Videos from M2woman Journey To Excellence – February 15, 2019
What do we do about women who sabotage other women?
I’d like to say, it’s hard to know what’s going on in her world. I think one of the things I realised, I work with a lot of younger female entrepreneurs and they’re amazing, they’re so amazing and they’re so accomplished at such a young age, you know, doing these things, and I had to check myself because I actually found I was in a situation with a number of them where they’re like ‘and now I want to do this and I want to do that’, and I’m thinking in the back of my mind sort of unconsciously, oh, that took me a really long time to get this, you know, I’m thinking maybe you’ve got to earn your stripes. And I went hang on, Tui, actually you’re doing that thing holding back these… you know, and because I had this assumption that actually they had to earn their stripes, they had to go through the same hardships that I did. Actually, those next generations coming through, maybe they’re leapfrogging me and actually that’s great, but it’s amazing how even when you feel that you are really dedicated to the course, you do still have to check yourself.
What have been your personal challenges or experiences with diversity throughout your stellar career?
I think really for me it was, you know, starting out in tech, pretty much a man’s world. Nine times out of 10 I was the only woman in the room, and I think went through a long period of time thinking I had to fit in and that I had to pretend to be something I wasn’t. Whether it meant partying until late in the night or putting up with inuendo or comments, most of it was sort of that imposter syndrome that’s been loud and clear with me for most of my life, feeling actually this is the way I do need to be. And I think one of the greatest things that’s happened to me really in the last 10 years, is reaching out to more women, because I actually think that women just never support women enough and we seem to actually also compete with each other; where I felt when we started linking arms and going, actually, the power of what we can do collectively is really and truly what’s going to get us there—whether it’s talking to each other and being able to be completely open and empathetic with each other, but actually taking on what is primarily seen as what the boys can do.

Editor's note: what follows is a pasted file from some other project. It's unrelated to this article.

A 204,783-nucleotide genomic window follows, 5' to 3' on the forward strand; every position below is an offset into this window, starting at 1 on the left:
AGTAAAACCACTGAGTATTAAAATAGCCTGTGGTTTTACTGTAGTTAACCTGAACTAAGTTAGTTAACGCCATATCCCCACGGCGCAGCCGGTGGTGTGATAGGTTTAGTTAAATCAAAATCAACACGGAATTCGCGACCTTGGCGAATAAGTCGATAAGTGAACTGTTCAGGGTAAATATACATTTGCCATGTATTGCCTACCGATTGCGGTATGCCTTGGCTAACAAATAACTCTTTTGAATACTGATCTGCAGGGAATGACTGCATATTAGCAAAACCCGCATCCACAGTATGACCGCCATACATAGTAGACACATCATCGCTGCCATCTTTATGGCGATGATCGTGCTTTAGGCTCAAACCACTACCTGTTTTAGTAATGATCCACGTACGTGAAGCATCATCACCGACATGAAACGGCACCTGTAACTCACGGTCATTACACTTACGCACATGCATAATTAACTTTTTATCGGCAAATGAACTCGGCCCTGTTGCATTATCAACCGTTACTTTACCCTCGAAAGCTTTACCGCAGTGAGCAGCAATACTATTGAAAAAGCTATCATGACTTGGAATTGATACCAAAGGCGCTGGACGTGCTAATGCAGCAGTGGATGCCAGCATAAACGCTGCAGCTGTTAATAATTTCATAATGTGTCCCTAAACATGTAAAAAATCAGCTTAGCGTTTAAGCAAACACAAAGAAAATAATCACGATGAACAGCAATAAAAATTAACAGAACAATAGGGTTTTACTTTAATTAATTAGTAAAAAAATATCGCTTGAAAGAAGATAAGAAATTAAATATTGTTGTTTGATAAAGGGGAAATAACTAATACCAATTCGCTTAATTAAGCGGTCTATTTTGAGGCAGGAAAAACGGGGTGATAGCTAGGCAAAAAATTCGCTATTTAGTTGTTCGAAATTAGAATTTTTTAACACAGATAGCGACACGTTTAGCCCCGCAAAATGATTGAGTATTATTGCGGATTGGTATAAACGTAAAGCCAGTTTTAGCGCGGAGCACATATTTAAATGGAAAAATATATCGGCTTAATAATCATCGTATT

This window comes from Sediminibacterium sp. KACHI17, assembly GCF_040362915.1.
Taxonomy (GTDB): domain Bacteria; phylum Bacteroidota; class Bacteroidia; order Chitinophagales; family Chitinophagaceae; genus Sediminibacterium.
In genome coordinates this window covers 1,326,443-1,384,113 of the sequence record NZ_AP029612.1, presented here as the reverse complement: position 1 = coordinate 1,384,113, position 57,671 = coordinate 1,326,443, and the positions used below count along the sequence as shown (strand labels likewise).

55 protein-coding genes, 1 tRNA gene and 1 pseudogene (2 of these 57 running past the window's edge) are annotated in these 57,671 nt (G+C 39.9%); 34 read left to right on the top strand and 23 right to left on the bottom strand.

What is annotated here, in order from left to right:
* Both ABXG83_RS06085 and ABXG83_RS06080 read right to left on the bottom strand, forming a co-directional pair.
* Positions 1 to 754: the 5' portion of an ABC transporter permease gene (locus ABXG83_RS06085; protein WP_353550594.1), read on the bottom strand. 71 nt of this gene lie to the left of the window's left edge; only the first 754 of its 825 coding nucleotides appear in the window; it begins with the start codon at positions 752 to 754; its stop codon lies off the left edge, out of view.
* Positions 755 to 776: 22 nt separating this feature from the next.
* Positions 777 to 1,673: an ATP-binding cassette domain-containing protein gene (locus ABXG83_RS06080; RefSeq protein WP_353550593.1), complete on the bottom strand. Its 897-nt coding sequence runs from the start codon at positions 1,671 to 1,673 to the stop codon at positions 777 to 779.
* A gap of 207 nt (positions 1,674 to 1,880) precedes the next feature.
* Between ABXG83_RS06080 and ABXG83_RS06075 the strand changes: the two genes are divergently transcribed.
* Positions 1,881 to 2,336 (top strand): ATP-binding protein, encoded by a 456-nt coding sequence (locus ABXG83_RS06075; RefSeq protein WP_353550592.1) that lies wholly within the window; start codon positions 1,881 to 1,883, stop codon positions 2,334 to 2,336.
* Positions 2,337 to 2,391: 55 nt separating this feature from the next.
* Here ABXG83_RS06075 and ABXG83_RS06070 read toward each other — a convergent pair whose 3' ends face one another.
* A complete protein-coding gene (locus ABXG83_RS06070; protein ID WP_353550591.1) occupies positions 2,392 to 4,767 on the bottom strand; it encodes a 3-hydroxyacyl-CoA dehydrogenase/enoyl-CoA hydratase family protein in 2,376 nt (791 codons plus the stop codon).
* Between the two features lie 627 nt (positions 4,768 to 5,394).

What appointing on merit really means
Boards are being incredibly slow in New Zealand to adapt to the need for gender diversity, which I think is a pressing business issue for all of us. It is down to sexism and nothing else.
I spoke this morning at an Institute of Directors breakfast. I don’t always spend my life at luxury breakfasts and lunches [laughter] too much of the time, but I did down at the Northern Club, which I hasten to say I’m not a member of, and I talked a bit there about gender diversity. It wasn’t the main topic, but I did talk about it a little bit, and nobody took any objection to what I was saying, but two people came up to me afterwards and said, ‘Yeah, very good Rob, it’s always very popular at these things but the truth is you can’t find women to do these jobs, can you?’